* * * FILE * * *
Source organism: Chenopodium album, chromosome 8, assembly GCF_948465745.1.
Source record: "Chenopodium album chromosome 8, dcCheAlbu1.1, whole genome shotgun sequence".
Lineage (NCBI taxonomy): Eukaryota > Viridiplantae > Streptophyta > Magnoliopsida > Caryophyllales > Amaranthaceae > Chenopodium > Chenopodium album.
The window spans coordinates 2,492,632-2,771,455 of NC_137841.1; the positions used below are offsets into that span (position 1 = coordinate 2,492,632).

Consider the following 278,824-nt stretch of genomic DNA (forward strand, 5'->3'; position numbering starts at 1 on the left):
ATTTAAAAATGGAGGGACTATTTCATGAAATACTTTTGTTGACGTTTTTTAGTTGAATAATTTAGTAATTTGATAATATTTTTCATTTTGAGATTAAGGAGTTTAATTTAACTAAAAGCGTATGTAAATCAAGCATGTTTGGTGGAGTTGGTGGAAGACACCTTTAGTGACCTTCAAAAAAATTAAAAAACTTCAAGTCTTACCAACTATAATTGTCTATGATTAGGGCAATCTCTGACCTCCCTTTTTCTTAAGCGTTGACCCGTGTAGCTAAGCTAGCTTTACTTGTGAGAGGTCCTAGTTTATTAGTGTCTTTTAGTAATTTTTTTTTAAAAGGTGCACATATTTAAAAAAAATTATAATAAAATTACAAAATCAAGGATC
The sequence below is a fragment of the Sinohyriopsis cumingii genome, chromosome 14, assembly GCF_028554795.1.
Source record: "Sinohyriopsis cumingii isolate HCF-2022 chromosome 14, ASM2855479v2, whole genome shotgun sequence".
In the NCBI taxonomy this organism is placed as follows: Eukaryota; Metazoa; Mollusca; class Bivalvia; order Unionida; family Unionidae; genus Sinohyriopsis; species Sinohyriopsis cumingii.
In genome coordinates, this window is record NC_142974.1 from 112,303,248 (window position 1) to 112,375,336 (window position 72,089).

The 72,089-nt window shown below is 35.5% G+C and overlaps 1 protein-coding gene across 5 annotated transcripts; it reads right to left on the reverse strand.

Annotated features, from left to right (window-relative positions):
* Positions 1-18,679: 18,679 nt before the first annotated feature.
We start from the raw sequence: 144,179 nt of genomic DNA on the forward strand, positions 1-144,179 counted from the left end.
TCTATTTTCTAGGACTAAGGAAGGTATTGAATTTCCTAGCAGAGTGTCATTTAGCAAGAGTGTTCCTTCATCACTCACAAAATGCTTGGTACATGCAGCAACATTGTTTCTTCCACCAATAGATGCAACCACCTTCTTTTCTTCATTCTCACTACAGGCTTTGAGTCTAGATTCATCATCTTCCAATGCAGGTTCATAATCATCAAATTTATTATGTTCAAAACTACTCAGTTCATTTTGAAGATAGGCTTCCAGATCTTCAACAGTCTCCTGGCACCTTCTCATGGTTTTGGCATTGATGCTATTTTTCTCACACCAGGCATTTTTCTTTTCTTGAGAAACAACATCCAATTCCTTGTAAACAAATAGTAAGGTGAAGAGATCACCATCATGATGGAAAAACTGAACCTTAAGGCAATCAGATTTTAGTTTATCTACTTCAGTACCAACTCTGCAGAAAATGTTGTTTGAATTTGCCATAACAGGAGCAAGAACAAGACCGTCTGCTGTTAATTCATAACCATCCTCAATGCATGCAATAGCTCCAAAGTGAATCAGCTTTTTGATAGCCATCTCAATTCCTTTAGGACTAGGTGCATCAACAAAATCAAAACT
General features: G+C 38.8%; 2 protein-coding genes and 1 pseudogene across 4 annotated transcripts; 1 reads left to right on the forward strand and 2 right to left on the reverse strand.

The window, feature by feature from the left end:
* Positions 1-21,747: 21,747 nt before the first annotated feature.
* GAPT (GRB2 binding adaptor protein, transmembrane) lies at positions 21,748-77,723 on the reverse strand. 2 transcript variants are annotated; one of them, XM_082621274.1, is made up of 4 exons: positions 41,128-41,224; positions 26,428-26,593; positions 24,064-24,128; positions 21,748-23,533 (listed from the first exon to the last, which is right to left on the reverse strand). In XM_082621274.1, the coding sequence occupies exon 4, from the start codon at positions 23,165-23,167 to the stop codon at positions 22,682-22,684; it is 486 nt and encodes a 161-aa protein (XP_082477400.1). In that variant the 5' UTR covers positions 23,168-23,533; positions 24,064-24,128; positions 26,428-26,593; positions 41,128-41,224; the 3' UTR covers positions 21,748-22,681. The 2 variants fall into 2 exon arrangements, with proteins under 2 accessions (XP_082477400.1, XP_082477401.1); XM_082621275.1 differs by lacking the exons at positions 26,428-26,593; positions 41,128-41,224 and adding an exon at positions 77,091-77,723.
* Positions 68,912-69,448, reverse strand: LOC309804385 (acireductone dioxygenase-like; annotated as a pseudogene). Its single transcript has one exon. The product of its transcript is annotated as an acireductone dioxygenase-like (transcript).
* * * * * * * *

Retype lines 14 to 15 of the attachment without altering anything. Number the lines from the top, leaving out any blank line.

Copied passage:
We start from the raw sequence: 144,179 nt of genomic DNA on the forward strand, positions 1-144,179 counted from the left end.
TCTATTTTCTAGGACTAAGGAAGGTATTGAATTTCCTAGCAGAGTGTCATTTAGCAAGAGTGTTCCTTCATCACTCACAAAATGCTTGGTACATGCAGCAACATTGTTTCTTCCACCAATAGATGCAACCACCTTCTTTTCTTCATTCTCACTACAGGCTTTGAGTCTAGATTCATCATCTTCCAATGCAGGTTCATAATCATCAAATTTATTATGTTCAAAACTACTCAGTTCATTTTGAAGATAGGCTTCCAGATCTTCAACAGTCTCCTGGCACCTTCTCATGGTTTTGGCATTGATGCTATTTTTCTCACACCAGGCATTTTTCTTTTCTTGAGAAACAACATCCAATTCCTTGTAAACAAATAGTAAGGTGAAGAGATCACCATCATGATGGAAAAACTGAACCTTAAGGCAATCAGATTTTAGTTTATCTACTTCAGTACCAACTCTGCAGAAAATGTTGTTTGAATTTGCCATAACAGGAGCAAGAACAAGACCGTCTGCTGTTAATTCATAACCATCCTCAATGCATGCAATAGCTCCAAAGTGAATCAGCTTTTTGATAGCCATCTCAATTCCTTTAGGACTAGGTGCATCAACAAAATCAAAACT